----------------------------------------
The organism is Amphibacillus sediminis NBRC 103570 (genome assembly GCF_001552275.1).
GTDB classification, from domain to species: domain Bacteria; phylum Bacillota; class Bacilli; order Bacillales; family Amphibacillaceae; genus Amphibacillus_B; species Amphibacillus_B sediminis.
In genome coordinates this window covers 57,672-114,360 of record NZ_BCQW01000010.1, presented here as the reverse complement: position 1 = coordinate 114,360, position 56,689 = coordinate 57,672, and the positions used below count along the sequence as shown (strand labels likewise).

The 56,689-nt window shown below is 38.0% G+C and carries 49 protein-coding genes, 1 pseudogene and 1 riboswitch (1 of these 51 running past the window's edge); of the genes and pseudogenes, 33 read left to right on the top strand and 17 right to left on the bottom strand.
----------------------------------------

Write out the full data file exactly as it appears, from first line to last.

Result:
The organism is Amphibacillus sediminis NBRC 103570 (genome assembly GCF_001552275.1).
GTDB classification, from domain to species: domain Bacteria; phylum Bacillota; class Bacilli; order Bacillales; family Amphibacillaceae; genus Amphibacillus_B; species Amphibacillus_B sediminis.
In genome coordinates this window covers 57,672-114,360 of record NZ_BCQW01000010.1, presented here as the reverse complement: position 1 = coordinate 114,360, position 56,689 = coordinate 57,672, and the positions used below count along the sequence as shown (strand labels likewise).

The 56,689-nt window shown below is 38.0% G+C and carries 49 protein-coding genes, 1 pseudogene and 1 riboswitch (1 of these 51 running past the window's edge); of the genes and pseudogenes, 33 read left to right on the top strand and 17 right to left on the bottom strand.